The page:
What the Papers Say: Thursday, January 11, 2018

By , 11 Jan 2018, 09:17 AM News
What the Papers Say: Thursday, January 11, 2018 Flickr - Tam Tran, CC, public domain

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The headlines from local dailies, in English. 

January 11, 2018

Below is a review of the headlines in Slovenian dailies, as prepared by STA for Thursday, 11 January:


POP TV takeover
"Many obstacles for POP TV takeover": Kohlberg Kravis Roberts (KKR), one of the biggest financial funds in the world, which acquired Pro Plus, the manager of Slovenian commercial POP TV and Kanal A, is still waiting for the regulatory procedures to start. (front page, 3)

German coalition talks
"Hard work for new German government": It is still unclear whether talks on a grand coalition between Angela Merkel's CDU/CSU and the Social Democratic Party (SPD) will succeed, but talks are serious. Negotiators have managed to bring several positions closer together. (front page, 6)

"Kostelić happy for Tina and has helped Ilka": The newspaper runs an interview with former Croatian skier Ivica Kostelić, who keeps in touch with Slovenian skiers Tina Maze and Ilka Štuhec. In the interview, he also spoke about travelling Greenland and his future project, as well as his advisory work with the Croatian Skiing Association. (front page, 20)


Ljubljana waste management
"City of Ljubljana wants to gasify waste": The paper has obtained information that Ljubljana is seeking to build a facility to convert waste into gas for heating. Energetika Ljubljana, Snaga and Vodovod-Kanalizacija have signed a design contract with the firm IBE. According to first estimates, the investment would cost EUR 40-50m and would turn between 50,000 and 70,000 tonnes of combustible waste into gas. (front page, 9)

Trial over Church holdings
"Maribor: Managers of failed Church-owned Zvons in the dock": Four former board members of the bankrupt Catholic Church-owned holdings Zvon Ena and Zvon Dve, Ljubo Peče, Franc Ješovnik, Mateja Vidnar Stiplošek and Simon Zdolšek, are on trial over abuse of office and defrauding creditors of EUR 17.5m. They pleaded not guilty yesterday. (front page, 5)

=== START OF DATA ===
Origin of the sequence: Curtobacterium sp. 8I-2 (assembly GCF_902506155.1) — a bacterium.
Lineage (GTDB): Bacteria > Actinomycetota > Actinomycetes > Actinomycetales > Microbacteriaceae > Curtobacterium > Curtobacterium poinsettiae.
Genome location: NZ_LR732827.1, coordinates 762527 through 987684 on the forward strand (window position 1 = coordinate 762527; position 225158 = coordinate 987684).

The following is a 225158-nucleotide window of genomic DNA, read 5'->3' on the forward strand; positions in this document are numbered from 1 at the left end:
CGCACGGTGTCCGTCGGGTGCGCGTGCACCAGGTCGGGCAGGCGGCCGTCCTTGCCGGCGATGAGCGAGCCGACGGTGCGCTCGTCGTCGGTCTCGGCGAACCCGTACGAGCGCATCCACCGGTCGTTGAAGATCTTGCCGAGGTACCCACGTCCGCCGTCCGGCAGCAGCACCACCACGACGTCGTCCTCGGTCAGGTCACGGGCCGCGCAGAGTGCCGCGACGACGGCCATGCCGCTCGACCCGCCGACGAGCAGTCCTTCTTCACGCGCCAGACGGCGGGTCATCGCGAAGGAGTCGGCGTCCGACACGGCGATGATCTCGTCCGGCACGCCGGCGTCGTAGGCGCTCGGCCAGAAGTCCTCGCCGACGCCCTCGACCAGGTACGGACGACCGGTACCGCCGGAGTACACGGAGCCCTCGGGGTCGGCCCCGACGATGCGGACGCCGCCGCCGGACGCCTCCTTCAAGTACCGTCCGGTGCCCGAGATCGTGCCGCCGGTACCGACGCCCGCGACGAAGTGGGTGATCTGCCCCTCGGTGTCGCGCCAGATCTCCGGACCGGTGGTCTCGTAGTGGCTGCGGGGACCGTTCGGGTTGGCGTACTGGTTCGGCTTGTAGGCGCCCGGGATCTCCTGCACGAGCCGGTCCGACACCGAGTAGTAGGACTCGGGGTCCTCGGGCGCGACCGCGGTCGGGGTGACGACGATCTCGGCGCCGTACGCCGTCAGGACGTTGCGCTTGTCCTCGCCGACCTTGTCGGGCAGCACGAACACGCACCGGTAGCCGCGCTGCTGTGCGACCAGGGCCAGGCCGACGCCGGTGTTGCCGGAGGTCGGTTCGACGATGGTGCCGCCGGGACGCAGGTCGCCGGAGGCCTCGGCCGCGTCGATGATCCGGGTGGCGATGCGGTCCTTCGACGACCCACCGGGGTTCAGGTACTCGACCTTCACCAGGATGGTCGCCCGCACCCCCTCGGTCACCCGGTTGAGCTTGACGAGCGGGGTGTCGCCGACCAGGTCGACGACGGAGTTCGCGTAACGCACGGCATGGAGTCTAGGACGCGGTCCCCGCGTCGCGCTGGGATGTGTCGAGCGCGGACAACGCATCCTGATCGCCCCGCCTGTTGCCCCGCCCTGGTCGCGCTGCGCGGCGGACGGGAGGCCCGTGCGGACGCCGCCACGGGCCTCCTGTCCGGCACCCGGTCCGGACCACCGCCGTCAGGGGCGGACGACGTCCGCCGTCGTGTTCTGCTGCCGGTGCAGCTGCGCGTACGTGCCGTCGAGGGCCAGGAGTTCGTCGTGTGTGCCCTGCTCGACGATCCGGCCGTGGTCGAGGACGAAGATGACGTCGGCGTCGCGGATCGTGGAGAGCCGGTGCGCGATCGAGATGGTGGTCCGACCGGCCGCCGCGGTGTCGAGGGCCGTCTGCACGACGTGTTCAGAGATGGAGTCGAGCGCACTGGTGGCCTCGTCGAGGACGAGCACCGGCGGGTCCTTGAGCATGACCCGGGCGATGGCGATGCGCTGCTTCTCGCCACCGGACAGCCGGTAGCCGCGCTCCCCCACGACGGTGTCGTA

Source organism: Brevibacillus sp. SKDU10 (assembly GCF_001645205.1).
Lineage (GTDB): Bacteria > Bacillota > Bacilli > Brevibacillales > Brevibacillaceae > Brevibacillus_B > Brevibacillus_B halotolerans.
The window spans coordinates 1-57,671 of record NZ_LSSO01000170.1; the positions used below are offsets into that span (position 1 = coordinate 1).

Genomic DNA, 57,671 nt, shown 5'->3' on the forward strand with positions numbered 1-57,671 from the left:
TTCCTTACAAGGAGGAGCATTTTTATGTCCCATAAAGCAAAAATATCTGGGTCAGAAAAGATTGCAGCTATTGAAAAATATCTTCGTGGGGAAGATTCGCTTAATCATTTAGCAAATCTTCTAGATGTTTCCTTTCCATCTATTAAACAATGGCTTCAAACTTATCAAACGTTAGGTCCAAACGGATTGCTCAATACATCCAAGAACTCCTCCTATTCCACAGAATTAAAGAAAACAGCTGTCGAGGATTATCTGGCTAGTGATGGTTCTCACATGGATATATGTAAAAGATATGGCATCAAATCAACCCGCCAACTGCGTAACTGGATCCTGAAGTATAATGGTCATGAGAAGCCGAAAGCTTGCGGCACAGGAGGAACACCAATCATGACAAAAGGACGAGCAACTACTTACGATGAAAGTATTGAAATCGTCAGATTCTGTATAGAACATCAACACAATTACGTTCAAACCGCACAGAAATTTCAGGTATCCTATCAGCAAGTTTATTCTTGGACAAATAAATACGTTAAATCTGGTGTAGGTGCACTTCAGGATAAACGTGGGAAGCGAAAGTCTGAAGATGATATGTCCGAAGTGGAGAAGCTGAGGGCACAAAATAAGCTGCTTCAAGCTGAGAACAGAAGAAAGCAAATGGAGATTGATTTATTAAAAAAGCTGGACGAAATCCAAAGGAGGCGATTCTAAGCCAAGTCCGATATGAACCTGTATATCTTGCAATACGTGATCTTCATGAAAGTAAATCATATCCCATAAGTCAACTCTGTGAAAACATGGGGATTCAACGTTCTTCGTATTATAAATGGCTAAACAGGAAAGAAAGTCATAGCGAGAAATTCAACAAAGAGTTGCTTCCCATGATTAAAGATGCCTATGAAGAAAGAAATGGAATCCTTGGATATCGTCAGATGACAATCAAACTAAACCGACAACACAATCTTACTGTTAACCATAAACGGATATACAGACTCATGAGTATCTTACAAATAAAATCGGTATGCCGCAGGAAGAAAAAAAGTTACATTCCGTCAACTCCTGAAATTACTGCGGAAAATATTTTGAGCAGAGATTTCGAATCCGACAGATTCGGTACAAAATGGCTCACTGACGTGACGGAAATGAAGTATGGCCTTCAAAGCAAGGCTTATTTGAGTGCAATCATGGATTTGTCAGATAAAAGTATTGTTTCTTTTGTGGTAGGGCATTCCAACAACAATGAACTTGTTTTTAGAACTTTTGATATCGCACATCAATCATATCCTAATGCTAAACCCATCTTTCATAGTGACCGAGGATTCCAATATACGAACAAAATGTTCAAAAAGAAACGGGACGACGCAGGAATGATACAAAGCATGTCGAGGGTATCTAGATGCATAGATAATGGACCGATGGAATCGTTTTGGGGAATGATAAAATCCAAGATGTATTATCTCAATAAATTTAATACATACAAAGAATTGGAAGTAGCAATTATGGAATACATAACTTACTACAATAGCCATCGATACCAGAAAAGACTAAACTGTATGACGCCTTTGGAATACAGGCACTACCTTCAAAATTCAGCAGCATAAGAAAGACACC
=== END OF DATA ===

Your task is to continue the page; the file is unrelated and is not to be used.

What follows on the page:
Aliens act
"Most contentious law of this government before Constitutional Court": The Constitutional Court will start discussing the aliens act, which determines the procedure in case of a refugee influx, today. The human rights ombudsman requested the constitutional review because of what she says are many inconsistencies with the Constitution. (front page, 2)


Property auctions
"13 flats you can buy at auction in Ljubljana": The newpaper runs a list of properties being sold at auctions in Ljubljana, with the prices of flats ranging from EUR 49,000 to almost EUR 500,000. (front page, 4)

Loans in francs
"Calculation: Many loans in francs were more favourable than fixed loans in euros": The newspaper has calculated that it is hard to speak of bank clients being massively defrauded in the case of franc loans. Franc borrowers are battling to get their loans converted into euros, after their loans became much more expensive when the Swiss central bank freely floated the franc in 2015. (front page, 2, 3)

"Gorenje solved last year's loss with sale of coal-supply contract?!": Household appliance maker Gorenje sold a contract for supplying coal to power utility Energetika Ljubljana to Swiss energy multinational Vitol to cover the loss for last year. The company told neither shareholders nor Energetika. (front page, 5)


Trial over Church holdings
"Finally in court": Prosecution has accused the former board members of the Catholic Church-owned holdings Zvon Ena and Zvon Dva of abuse of office in the contentious takeover of Croatian port operator Luka Zadar. Three of the four accused pleaded not guilty, while Ljubo Peče, the suspected key architect of the contentious deal, did not show up. (front page, 4)

Weather damage
"Generations are hurt": People in the Eisenkappel-Vellach municipality have been removing the consequences of severe winds late last year for a month. The winds fell around 300,000 cubic metres of trees, which is decades-worth of felling, hurting generations of farmers, including those of Slovenian ethnicity in Austria's Carinthia. (front page, 13)

Verdict over public procurement in Maribor
"Snaga and Majhenič violated law": The Ljubljana Local Court has fined Maribor's utility Snaga and its former director Bernard Majhenič for violating the public procurement law in an investment case from 2013. Snaga was ordered to pay a EUR 25,000 fine plus legal fees, while Majhenič had to pay EUR 2,500. (front page, 8, 9)

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